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Rohrlich, J.B. (2000). Work and the Evolving Self: Theoretical and Clinical Considerations: Steven D. Axelrod. Hillsdale, NJ: Analytic Press. 1999. Pp. 150.. Int. J. Psycho-Anal., 81(6):1242-1245.

(2000). International Journal of Psycho-Analysis, 81(6):1242-1245

Work and the Evolving Self: Theoretical and Clinical Considerations: Steven D. Axelrod. Hillsdale, NJ: Analytic Press. 1999. Pp. 150.

Review by:
Jay B. Rohrlich

Work has been a relatively uninteresting subject for psychoanalysts. It is commonly seen as a necessary reality associated with survival, and not as a psychically determined phenomenon. In a footnote to Civilization and its Discontents, Freud said: ‘No other technique for the conduct of life attaches the individual so firmly to reality as laying an emphasis on work’. He allowed that a ‘large amount of libidinal components, whether narcissistic, aggressive, or even erotic’do get displaced ‘on to professional work and on to the human relations connected with it’, but also stated that ‘as a path to happiness, work is not highly prized by men. They do not strive after it as they do after other possibilities of satisfaction. The great majority of people only work under the stress of necessity’(1930, p. 80, fn. 1).

In this fine book, Axelrod makes a very convincing case for the fact that work is much more psychically determined than is generally believed, that intrapsychic representations of work are infinitely variable and subjective, and that these unconscious mental expressions provide a rich arena for psychoanalytic enquiry. Furthermore, in contrast to Freud's reluctance to see pleasure coming from work, Axelrod argues that ‘there is an irreducible capacity for mature pleasure in work life that is a touchstone of adult development’(p. 78). He refers to Jahoda, who suggested that ‘work provides an important means by which the pleasure and reality principles are synthesized. Work not only ties a person to reality, but offers the means by which he can obtain uniquely adult sources of pleasure’(1966p. 628).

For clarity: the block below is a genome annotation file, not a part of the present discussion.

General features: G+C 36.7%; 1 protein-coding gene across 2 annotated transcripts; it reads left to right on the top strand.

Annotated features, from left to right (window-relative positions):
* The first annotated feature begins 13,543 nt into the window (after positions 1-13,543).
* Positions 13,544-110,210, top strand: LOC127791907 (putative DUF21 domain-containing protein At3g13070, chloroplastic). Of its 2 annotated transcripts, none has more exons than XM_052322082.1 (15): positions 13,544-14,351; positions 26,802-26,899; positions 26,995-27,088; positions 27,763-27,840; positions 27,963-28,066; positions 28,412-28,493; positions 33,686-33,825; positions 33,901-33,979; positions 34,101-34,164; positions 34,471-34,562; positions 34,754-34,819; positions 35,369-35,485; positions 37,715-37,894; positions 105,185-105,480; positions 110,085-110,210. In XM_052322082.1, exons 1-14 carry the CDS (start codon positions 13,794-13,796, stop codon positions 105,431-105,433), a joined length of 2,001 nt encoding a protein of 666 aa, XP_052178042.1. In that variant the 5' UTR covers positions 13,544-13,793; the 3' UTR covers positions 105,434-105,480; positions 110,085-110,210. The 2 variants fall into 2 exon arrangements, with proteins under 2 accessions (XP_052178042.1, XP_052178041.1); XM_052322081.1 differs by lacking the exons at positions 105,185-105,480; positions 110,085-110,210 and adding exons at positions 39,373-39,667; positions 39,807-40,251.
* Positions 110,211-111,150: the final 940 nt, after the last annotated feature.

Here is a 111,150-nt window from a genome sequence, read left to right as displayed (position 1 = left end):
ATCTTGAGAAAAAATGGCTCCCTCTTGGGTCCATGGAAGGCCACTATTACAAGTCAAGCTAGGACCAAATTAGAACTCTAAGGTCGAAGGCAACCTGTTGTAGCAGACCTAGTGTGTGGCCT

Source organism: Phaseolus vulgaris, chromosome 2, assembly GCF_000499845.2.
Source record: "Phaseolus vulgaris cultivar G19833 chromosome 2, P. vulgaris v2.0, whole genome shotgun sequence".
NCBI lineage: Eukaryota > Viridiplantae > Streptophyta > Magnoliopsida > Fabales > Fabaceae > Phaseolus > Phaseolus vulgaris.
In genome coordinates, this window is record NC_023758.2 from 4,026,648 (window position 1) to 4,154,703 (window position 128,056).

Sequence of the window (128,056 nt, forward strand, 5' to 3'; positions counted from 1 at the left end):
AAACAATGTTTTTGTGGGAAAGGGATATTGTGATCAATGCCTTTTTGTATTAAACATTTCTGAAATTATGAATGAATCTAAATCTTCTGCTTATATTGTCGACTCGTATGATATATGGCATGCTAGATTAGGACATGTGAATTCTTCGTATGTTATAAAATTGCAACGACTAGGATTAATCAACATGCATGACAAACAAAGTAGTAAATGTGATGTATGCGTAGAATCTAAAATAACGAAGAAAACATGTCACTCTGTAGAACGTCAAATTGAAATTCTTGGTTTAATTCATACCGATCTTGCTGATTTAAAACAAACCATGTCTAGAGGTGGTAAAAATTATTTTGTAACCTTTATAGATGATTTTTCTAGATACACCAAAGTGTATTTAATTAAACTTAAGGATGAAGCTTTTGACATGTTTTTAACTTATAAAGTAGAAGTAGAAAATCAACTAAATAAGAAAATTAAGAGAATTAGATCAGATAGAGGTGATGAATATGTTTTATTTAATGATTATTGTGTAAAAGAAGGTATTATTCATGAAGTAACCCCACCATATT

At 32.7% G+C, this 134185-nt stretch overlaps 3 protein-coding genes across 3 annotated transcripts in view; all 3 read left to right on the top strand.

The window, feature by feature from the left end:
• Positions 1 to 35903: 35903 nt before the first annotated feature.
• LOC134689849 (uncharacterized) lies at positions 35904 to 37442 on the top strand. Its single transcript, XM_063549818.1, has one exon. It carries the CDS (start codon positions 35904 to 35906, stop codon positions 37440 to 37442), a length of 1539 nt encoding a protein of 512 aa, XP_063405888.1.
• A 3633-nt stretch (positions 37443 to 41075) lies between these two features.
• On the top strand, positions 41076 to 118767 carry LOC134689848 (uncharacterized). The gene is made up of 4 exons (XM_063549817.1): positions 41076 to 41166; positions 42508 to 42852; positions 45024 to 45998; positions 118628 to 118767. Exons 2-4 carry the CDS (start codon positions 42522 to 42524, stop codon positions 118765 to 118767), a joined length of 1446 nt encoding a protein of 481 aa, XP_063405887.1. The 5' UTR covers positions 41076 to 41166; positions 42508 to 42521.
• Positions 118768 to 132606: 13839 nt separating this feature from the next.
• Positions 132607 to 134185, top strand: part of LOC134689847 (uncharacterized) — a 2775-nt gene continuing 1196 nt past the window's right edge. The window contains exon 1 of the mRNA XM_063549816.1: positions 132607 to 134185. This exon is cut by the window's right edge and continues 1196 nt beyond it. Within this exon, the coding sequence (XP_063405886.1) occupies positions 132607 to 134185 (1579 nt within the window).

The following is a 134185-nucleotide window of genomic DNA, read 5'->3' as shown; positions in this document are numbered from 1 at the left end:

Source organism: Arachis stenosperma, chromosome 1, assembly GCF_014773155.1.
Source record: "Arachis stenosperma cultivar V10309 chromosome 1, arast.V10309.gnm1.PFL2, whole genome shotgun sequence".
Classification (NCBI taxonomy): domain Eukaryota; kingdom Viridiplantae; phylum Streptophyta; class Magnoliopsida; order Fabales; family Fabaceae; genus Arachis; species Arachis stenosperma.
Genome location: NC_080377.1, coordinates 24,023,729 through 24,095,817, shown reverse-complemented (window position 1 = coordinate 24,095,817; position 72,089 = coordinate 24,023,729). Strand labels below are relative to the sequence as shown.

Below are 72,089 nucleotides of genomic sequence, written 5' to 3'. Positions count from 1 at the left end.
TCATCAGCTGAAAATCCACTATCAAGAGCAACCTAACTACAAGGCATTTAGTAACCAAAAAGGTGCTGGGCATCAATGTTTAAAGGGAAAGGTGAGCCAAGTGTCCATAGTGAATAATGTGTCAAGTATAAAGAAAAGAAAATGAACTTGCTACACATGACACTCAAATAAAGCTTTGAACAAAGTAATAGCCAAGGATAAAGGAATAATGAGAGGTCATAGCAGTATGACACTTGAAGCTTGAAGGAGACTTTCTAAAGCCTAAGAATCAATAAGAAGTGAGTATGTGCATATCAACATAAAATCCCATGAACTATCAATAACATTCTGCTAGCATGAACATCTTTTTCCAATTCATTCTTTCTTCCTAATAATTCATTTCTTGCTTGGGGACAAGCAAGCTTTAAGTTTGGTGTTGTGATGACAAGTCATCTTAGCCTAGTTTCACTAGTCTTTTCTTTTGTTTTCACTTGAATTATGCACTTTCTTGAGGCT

Axelrod firmly associates this ‘mature pleasure’with the vicissitudes of the aggressive drive, and the ego and identity gratifications included in Erikson's (1950) developmental schema. Work is a means by which we experience the aggressive satisfactions of mastery. Pride in our work products is central to a mature sense of self.

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